course content

Course Content

In-Depth Python OOP

What is Inheritance?

In Python, inheritance is one of the fundamental concepts of object-oriented programming (OOP). It refers to the ability of a subclass to inherit properties and behaviors (i.e., methods and attributes) from a parent class. Inheritance allows for code reuse and helps to create a hierarchical structure of classes, where subclasses can specialize or extend the functionality of their parent classes.

To inherit a subclass from another class, you can write its name in parentheses () after the subclass name (without space):

Code Description
In the provided code, there are two classes: User and Staff. The User class is the parent class, and the Staff class is the child class inherited from the User.

The User class has a class attribute named role with the string "User".

The Staff class does not define any additional attributes or methods. It inherits the role attribute from the User class.

When print(Staff.role) is called, it accesses the role attribute directly from the Staff class. Since the Staff class does not have its own role attribute defined, it inherits the role attribute from the User class. Therefore, it will output "User".

This code demonstrates that child classes can access attributes from their parent classes, allowing them to use or override them as needed.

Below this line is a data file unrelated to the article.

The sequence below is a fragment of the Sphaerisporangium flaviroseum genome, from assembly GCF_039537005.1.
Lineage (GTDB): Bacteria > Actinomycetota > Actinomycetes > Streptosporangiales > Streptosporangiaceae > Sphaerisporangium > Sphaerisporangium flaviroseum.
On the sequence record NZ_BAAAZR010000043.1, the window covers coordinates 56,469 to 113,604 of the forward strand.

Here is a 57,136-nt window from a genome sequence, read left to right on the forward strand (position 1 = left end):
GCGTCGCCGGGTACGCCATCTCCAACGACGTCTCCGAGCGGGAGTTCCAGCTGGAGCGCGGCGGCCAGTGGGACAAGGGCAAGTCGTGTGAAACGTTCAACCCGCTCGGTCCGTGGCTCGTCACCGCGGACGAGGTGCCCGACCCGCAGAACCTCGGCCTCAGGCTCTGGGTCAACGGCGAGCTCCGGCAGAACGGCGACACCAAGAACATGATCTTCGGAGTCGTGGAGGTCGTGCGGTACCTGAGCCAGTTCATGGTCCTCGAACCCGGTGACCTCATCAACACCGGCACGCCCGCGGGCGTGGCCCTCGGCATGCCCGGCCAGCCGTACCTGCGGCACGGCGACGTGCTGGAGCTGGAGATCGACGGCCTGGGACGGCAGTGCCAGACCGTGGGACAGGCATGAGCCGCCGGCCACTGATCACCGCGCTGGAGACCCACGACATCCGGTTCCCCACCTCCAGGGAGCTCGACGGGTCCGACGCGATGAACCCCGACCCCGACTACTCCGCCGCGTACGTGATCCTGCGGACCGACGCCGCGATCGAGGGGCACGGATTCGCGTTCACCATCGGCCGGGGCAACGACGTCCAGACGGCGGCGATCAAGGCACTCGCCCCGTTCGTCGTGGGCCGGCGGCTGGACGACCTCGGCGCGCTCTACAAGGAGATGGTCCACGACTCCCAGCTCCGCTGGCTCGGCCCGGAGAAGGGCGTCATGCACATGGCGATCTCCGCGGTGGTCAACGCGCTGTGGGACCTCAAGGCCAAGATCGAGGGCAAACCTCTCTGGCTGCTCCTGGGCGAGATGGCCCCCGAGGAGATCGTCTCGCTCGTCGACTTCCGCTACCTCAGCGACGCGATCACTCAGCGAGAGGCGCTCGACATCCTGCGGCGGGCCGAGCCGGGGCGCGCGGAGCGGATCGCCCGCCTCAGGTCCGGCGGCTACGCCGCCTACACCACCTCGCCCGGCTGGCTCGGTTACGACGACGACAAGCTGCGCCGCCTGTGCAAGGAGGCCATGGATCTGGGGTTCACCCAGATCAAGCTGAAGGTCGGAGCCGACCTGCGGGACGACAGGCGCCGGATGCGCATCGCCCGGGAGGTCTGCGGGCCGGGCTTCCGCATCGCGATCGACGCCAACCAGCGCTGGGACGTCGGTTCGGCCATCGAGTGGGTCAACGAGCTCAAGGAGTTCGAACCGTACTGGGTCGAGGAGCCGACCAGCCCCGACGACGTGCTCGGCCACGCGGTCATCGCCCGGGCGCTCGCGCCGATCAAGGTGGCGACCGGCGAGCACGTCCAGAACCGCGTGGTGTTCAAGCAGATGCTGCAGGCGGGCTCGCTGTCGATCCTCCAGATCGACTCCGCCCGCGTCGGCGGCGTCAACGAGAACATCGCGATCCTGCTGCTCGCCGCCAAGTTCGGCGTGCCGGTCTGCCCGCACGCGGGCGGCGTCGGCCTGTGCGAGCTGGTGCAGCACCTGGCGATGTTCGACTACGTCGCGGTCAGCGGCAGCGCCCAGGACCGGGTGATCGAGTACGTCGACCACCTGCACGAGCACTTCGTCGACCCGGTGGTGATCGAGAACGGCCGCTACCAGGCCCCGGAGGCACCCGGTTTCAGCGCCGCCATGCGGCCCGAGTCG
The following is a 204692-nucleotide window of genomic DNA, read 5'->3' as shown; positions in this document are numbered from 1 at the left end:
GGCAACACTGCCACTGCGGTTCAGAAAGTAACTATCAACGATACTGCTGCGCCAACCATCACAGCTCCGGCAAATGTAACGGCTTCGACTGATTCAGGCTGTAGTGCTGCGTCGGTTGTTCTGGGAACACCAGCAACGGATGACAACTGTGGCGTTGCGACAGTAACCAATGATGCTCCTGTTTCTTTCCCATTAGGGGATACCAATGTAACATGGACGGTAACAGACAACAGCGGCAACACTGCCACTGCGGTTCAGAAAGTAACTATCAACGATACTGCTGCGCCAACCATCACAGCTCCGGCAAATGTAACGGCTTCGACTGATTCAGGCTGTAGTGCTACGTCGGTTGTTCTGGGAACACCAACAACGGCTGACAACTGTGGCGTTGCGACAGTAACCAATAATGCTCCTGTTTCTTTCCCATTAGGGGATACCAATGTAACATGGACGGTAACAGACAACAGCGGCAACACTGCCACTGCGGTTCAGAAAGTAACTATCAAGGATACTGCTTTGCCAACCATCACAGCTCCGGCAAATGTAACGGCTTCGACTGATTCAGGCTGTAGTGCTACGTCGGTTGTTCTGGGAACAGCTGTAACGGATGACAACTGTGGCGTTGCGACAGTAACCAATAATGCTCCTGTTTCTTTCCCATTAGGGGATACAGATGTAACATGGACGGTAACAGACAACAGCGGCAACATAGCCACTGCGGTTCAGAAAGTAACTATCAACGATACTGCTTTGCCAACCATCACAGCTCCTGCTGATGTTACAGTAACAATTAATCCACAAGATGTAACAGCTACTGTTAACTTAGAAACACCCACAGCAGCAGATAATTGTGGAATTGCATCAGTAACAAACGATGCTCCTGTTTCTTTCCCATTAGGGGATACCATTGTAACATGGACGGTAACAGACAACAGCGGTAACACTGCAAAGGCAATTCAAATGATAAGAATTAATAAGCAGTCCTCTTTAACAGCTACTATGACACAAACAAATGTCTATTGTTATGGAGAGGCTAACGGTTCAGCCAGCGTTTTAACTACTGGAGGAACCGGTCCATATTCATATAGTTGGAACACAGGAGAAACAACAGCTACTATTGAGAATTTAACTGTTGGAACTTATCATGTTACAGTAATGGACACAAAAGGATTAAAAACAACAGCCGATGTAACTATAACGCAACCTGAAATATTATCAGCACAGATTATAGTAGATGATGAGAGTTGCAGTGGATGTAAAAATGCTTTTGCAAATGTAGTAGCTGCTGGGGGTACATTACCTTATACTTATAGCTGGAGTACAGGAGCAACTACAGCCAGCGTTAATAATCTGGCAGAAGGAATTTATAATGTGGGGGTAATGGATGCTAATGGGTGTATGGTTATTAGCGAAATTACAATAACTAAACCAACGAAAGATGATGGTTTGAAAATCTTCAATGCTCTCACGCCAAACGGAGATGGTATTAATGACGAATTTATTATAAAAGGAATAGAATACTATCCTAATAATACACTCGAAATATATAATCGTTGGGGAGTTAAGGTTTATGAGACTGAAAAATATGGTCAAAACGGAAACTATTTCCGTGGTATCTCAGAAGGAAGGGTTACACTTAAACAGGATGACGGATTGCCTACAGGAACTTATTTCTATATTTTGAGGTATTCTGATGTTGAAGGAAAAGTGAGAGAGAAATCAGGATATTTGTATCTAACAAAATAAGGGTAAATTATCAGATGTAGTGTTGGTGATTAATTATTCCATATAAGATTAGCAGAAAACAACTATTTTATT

Note

The interpreter searches attributes from the Child to the last Parent in order.

Look at the code example:

Code Description
In this code, there are two classes: User and Staff. The User class has a class attribute role with the string "User", an instance attribute name initialized through the constructor (__init__), and a method print_name() that prints the role and name of the user instance.

The Staff class is derived from the User class using the pass statement, meaning it inherits all the attributes and methods from the base class.

An instance of the Staff class named bob is created with the name "Bob" passed as an argument to its constructor. When bob.print_name() is called, it invokes the print_name() method inherited from the User class, which prints "Is a User with the name Bob". Note that the self.role expression in print_name() refers to the role attribute of the instance, which in this case is inherited from the User class.

The code then accesses the role attribute of the bob instance using bob.role. Since the role attribute is not defined in the Staff class or the bob instance, it falls back to the role attribute of the User class, and "User" is printed.

In summary, this code demonstrates how class attributes can be inherited and accessed by instances, as well as how instance attributes are unique to each instance.

Code Description
The code updates include changes to the Staff class to override the role attribute inherited from the User class.

In the updated code, the Staff class defines its own role attribute with the value "Staff". This attribute declaration in the Staff class shadows the role attribute inherited from the User class.

When bob.print_name() is called, it still executes the print_name() method inherited from the User class. However, when accessing the self.role attribute within the print_name() method, it now refers to the role attribute defined in the Staff class. Therefore, it will output "Is a Staff with the name Bob".

Similarly, when print(bob.role) is called, it accesses the role attribute from the Staff class, which has overridden the role attribute from the User class. As a result, it will output "Staff".

Everything was clear?

Section 2. Chapter 1